As the toll from Russia’s brutal invasion of Ukraine continues to mount, albeit interspersed by some rare glimpses of hope, the implications for global aid are becoming clearer, and more worrying.
The effects on aid are both indirect and direct. In terms of indirect effects, food and fuel inflation resulting from the crisis (coupled with COVID-19 and climate change) is increasing extreme poverty; straining formal and informal social protection programs in many already highly indebted low- and middle-income economies; and exacerbating famine, conflict and fragility in countries such as Somalia, Yemen and Afghanistan. Simultaneously, donors’ fiscal space and political appetite for big aid responses to this increased demand are constrained by expensive domestic support programs to combat the impacts of soaring energy prices and higher inflation at home. Inflation is also eroding the real value of donors’ existing aid efforts.
There are also the direct costs of non-military financial, humanitarian and refugee support which is (understandably) being directed to help Ukraine and its people, but which could displace spending on needs elsewhere. Recent analysis by the secretariat of the OECD’s Development Assistance Committee (DAC) has attempted to quantify the potential scale of these direct costs based on donors’ funding commitments and refugee movements to date.
In terms of financial and humanitarian assistance, commitments to Ukraine are now estimated to be a significant proportion of – and, in the case of Poland, more than – the amount many DAC donors spent on their entire Official Development Assistance (ODA) budgets in 2021 (Figure 1).
Based on commitments to mid-June, the aggregate cost of aid to Ukraine in 2022 is projected to reach over one-quarter of the total ODA spent by DAC donors last year, or around US$46 billion. The US alone has committed US$8.5 billion in direct budget support to Ukraine to date, in addition to significant humanitarian assistance. By comparison, in 2020 Ukraine received US$2.6 billion in ODA from all donors, of which US$779 million was from DAC countries.
Then there is the cost of donors’ hosting of refugees for their first year of stay, which some DAC members count as ODA. While these estimates are harder to generate, the OECD has calculated the costs of three months’ refugee stay based on the number of Ukrainian refugees being hosted by DAC donors (Figure 2).
Based on the number of Ukrainian refugees as at mid-June, the aggregate cost of three months’ stay is estimated at around 3.3% of 2021 ODA, or around US$5.2 billion. If, as is likely, these refugees are forced to stay for longer, and/or there are more refugees from Ukraine, these costs will escalate. One UK-based civil society group has estimated that total in-donor refugee stay costs could quadruple in 2022 and reach as high as US$46 billion. It will not be until April 2023, when the DAC reports on its members’ spending this calendar year, that we will know the full quantum of these costs.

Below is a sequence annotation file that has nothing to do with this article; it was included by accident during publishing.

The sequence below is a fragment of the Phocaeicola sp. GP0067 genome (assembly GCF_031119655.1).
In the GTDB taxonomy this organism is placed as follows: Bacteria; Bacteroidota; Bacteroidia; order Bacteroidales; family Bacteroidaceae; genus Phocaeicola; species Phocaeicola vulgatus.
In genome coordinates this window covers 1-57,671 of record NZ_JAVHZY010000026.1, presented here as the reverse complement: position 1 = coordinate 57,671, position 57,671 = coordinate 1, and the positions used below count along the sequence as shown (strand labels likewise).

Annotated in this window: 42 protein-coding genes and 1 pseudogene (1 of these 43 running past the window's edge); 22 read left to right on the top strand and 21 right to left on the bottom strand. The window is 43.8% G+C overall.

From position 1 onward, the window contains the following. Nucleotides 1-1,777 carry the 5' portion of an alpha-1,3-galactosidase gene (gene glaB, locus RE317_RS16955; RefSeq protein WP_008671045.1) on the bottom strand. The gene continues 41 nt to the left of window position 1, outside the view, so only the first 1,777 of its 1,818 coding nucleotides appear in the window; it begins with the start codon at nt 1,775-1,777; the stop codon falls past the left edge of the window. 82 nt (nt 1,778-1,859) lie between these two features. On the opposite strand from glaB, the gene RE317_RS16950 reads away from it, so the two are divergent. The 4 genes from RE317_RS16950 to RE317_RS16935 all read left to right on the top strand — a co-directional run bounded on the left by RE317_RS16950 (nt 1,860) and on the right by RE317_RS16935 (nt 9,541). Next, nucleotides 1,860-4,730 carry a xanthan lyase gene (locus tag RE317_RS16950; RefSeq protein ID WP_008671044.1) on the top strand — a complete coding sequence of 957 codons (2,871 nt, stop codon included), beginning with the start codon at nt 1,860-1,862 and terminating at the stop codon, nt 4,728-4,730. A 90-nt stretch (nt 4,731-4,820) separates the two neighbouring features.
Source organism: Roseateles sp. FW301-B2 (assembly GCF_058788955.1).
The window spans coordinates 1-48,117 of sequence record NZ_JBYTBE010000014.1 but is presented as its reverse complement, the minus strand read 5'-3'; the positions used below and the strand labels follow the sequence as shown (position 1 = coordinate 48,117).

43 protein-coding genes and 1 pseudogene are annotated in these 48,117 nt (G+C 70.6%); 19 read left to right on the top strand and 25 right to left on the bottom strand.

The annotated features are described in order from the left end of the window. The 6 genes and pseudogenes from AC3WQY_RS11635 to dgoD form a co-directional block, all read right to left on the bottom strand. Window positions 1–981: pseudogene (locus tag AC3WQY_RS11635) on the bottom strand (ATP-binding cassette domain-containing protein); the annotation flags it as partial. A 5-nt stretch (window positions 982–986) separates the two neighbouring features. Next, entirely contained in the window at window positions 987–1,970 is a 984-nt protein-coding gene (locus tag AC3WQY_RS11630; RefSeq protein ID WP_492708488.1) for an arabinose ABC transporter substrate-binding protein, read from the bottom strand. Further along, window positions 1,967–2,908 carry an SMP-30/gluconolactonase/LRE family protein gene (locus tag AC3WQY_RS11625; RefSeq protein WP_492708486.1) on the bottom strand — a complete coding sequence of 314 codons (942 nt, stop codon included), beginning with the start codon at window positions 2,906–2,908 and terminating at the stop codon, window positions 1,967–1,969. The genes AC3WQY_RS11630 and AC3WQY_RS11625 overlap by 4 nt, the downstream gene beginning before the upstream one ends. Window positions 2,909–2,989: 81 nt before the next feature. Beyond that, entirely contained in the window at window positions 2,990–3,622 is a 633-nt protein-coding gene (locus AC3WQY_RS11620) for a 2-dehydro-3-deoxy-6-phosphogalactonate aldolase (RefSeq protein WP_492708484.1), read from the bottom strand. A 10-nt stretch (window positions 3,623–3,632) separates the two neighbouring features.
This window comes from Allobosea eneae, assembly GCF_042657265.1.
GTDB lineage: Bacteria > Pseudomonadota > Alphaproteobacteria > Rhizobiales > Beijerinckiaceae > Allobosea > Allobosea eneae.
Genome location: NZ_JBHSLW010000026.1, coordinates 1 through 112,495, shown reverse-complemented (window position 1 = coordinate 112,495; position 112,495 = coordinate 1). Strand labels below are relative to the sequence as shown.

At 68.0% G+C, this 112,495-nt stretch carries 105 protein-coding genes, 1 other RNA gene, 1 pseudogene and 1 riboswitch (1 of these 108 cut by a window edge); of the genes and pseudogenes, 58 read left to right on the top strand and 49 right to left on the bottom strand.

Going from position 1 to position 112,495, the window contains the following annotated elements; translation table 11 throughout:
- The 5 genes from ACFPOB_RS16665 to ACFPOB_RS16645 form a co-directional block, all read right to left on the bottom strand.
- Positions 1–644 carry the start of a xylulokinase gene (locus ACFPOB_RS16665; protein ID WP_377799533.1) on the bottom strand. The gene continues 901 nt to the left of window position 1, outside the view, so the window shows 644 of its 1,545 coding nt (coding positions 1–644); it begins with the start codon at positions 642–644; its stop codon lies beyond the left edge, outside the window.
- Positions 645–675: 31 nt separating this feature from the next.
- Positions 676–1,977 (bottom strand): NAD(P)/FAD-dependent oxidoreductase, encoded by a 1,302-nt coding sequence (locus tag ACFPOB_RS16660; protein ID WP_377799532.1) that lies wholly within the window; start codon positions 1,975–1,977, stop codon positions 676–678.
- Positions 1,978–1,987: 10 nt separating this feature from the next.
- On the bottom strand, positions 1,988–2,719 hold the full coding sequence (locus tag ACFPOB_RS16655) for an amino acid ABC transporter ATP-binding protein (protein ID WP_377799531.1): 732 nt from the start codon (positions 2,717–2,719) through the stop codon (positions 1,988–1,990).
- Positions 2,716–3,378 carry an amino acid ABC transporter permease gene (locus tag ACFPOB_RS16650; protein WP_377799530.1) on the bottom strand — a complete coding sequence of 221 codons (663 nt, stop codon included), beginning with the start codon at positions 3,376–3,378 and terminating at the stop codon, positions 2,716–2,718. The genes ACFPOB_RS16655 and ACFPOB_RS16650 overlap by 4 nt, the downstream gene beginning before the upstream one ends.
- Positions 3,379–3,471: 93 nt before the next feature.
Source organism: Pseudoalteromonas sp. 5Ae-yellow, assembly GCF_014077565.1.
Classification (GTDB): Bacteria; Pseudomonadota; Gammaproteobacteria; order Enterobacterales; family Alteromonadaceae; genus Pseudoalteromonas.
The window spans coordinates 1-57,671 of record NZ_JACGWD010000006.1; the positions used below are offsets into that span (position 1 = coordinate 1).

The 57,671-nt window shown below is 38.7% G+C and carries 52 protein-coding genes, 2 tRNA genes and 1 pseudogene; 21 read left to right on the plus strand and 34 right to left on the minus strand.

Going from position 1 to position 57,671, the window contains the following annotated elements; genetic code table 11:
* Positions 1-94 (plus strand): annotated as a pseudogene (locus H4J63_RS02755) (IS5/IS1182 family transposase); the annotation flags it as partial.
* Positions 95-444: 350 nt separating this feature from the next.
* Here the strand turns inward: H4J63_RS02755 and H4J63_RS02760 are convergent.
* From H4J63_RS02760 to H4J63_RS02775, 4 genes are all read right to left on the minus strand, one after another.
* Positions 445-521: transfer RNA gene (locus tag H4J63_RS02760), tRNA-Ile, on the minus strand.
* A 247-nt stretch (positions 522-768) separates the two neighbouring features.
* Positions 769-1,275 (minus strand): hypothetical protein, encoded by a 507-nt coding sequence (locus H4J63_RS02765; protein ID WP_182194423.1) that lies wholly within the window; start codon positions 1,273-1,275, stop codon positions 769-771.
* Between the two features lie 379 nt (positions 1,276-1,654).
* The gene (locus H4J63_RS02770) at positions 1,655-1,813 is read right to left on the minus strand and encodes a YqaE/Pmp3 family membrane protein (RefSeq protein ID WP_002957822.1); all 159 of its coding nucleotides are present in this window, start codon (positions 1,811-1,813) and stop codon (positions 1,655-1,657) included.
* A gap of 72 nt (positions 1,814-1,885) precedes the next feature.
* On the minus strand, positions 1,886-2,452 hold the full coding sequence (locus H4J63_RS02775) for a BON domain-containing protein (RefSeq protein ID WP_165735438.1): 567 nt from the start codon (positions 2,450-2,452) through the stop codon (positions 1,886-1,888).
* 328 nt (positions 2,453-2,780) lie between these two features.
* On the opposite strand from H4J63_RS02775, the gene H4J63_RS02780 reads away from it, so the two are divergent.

And, of course, neither set of estimates includes the future costs of the post-war reconstruction of Ukraine, which a recent joint European Union-World Bank assessment puts at US$349 billion, and which will grow for as long as the war continues.
These additional costs are not necessarily zero-sum. It may be the case that donors will supplement their aid budgets to meet the direct costs of the Ukraine crisis, including refugee stay, as well as to support future reconstruction efforts. Indeed, DAC members did increase aid for the second year running in 2021, and key donors, such as the United States and the European Union, have made their assistance for Ukraine additional.
But most of the 2021 increase in aid from DAC countries was for COVID-19 vaccines, not humanitarian crises. And, in the face of growing inflation, several European donors have already pursued significant ‘reallocations’ of aid to offset the costs of their Ukraine assistance, including in-country refugee stay. According to the DAC secretariat, the Netherlands, Sweden and Denmark have already announced reallocations worth a combined US$1.4 billion. Germany’s finance minister has proposed an aid cut of 12% to help finance domestic energy and income support programs. And, in the case of the UK, in-donor refugee costs of potentially around £2 billion to £3 billion in 2022 (that is, potentially more than a quarter of the £11.5 billion it spent in 2021) will likely be counted toward its cap of 0.5% ODA as a proportion of Gross National Income, which some will interpret as the latest in a series of consecutive cuts to aid by the Johnson/Truss governments.
Writing for Foreign Affairs, Ian Mitchell and Nancy Birdsall from the US-based Center for Global Development argue that Western donors’ propensity to “cook the books” and consistently under-resource global aid and climate finance “undermine the credibility of Western donors and hurt the United States and its allies in their competition with China for influence around the world”.
While Australia has hardly ever counted in-donor refugee costs as aid, it is worth remembering that it is much less generous than most European donors, including the UK. Nor will it ever come anywhere near the US when it comes to the global aid burden-share. But Australia is also seeking credibility in the competition for influence. While the Ukraine crisis will continue to present the world with difficult choices, the Albanese government should, starting with Australia’s own declining aid budget, work to ensure that the West’s support for Ukraine does not come at the expense of aid efforts in other parts of the world.
This research was undertaken with the support of The Bill & Melinda Gates Foundation. The views represent those of the author only.
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